We Found A New Home

We are purchasing a beautiful new space in Middlebury.



One Step. One Breath. Moving Forward!

This mantra is my constant companion when opportunities arise. We have a wonderful one in front of us and we’re taking steady steps to make it a reality. We negotiated a good price and have a contract to purchase an amazing new home in Middlebury, which will become the hub of our braided practices. It’s an exciting next step on our path of community zen.

We have advanced swiftly and carefully through all of the requirements, inspections, and contingencies – truly one breath and one step at a time – paying attention and making sure we are doing things right. We are on schedule to sell our cherished Cornwall residence and finalize the purchase of the new Middlebury home on July 1.

A temple closing ceremony, one last celebration in the “Barndo,” and a community pot-luck supper are planned for the evening Wednesday, June 19th.
Your presence would mean a lot to us.

Where is the new community zen center?
The new building is located at 76 Court Street in Middlebury and has 4,600 square feet of well-constructed space. It is solid, up to date, beautiful and functional. Located within walking distance to Main Street, it’s conveniently close to the high school and just steps from supported housing, home to many of our Gather guests. With ample parking and a sizable lawn suitable for picnic tables and gardens, the building has long served as a reputable podiatry office for the University of Vermont Medical Center.

Why are we moving?
We have wanted to create an integrated community zen right where we live – one that has many dimensions to it, like meditation, study, and direct service, but where they are all woven together and integrated, and perhaps most importantly, very accessible to whoever wants to come together in a spiritual community of belonging.

What’s the timeline?
This will happen in stages.

  • Stage 1, July 1, 2024: We’ll relocate from the Cornwall home during the last two weeks of June. Our last retreat will be the Song of Zazen sesshin from June 13-15, followed by a temple closing dharma talk and Barndo community appreciation celebration on June 19th.  Upon finalizing the purchase on July 1st, we’ll immediately take full possession of the apartment, with Peggy moving in. The apartment will also offer two additional bedrooms for guests and prospective residents.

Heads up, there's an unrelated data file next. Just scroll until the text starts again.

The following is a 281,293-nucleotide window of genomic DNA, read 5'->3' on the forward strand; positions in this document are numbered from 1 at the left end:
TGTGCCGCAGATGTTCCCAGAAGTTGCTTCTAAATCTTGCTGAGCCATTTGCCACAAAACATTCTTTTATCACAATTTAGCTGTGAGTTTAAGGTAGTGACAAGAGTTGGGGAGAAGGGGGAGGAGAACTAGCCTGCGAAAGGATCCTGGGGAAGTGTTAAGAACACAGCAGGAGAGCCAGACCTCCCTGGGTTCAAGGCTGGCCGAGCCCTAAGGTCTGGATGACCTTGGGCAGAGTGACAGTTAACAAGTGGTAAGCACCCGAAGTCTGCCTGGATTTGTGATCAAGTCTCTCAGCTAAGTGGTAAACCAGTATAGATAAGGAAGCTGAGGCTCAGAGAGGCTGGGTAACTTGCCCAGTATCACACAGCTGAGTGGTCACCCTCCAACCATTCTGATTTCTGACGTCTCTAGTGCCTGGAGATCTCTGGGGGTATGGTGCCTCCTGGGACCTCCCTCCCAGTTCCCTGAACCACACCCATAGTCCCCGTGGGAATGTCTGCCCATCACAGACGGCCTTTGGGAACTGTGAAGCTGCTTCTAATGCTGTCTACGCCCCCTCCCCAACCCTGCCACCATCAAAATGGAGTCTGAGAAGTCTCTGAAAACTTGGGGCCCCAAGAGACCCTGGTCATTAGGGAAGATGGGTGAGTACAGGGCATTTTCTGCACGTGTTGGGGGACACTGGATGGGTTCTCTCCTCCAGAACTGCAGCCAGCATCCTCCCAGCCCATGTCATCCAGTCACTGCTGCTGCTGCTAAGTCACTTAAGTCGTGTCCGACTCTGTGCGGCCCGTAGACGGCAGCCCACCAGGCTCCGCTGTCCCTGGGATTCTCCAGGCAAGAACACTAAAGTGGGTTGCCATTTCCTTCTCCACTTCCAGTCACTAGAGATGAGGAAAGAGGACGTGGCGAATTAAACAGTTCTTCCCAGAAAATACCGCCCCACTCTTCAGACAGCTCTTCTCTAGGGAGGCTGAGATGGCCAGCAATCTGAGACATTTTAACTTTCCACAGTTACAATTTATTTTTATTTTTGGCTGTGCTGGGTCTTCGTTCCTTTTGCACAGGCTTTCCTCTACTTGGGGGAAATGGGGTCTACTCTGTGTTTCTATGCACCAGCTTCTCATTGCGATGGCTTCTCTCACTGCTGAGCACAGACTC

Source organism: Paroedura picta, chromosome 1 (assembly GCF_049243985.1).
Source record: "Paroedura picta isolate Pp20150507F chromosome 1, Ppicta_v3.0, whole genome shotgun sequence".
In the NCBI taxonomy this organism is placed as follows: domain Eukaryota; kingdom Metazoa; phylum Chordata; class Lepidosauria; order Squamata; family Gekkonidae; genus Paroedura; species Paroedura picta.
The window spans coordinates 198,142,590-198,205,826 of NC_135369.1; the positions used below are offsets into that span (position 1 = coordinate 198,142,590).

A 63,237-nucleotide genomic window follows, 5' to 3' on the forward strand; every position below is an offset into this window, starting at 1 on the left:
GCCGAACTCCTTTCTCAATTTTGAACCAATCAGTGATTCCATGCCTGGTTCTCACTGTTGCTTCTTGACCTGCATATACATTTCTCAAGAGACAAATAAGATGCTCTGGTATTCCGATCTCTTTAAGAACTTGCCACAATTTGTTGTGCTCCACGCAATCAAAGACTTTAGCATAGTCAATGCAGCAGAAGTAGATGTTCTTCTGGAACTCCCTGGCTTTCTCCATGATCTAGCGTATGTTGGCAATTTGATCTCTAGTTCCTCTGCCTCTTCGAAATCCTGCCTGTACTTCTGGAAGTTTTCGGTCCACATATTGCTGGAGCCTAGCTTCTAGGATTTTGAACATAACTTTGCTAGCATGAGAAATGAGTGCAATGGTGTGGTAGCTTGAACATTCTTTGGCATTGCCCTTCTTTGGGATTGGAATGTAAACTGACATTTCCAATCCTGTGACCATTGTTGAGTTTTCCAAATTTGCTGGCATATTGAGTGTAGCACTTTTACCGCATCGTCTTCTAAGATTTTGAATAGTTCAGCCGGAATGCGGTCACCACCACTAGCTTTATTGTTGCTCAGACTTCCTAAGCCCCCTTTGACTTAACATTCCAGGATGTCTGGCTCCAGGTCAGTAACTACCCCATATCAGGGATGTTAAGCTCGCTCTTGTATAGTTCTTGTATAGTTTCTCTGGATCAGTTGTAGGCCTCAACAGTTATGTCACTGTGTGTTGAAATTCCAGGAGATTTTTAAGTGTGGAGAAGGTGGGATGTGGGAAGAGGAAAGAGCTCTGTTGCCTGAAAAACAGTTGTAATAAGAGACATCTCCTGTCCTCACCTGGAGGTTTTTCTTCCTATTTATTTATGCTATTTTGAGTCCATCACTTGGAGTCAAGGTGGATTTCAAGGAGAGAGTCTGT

• Stage 2, April 2025: For ten months, until April 2025, we will lease the main floor to the medical practice, a financial strategy enabling us to undertake this significant step. Gather will continue at 48 Merchants Row until our lease there expires in May 2025. Meditation and workshops will be held online and in person in various settings around town (see below).
  • Stage 3, Spring 2025: We’ll take a couple of months for modest renovations. To create a meditation hall and the new Gather, we’ll have to remove a few walls. Between now and then we will work with a builder to plan and then finance the renovation. We plan to open the community zen center and Gather in Summer of 2025. We’ll plan a big celebration for that.


How will the building be used?
Our current vision for the building is as follows:

  • We will create a welcoming and beautiful meditation hall and ritual space in the center of the building, representing our practice’s heart – the all-embracing Buddha realm.
  • Adjacent of the meditation hall to the right, a substantial area will evolve into the next version of Gather. With a year to transition, we’ll reflect on our three-year experience at Gather and make necessary adjustments. This section includes comfortable living room spaces, a kitchen, a bathroom, and a shower.
  • There will be activity rooms for regular workshops, trainings, and retreats themed around everyday mindfulness and community zen practice.
  • To the left of the meditation hall is a corridor of private rooms. Some could be used for home-based end of life companionship for people lacking housing, family support, or sufficient funds, and who need safe shelter and caring relationship at end of life. These requests have been frequent in recent years. The rooms are pleasantly sized with natural light and garden views, also serving as additional guest accommodations when not in use for companionship care.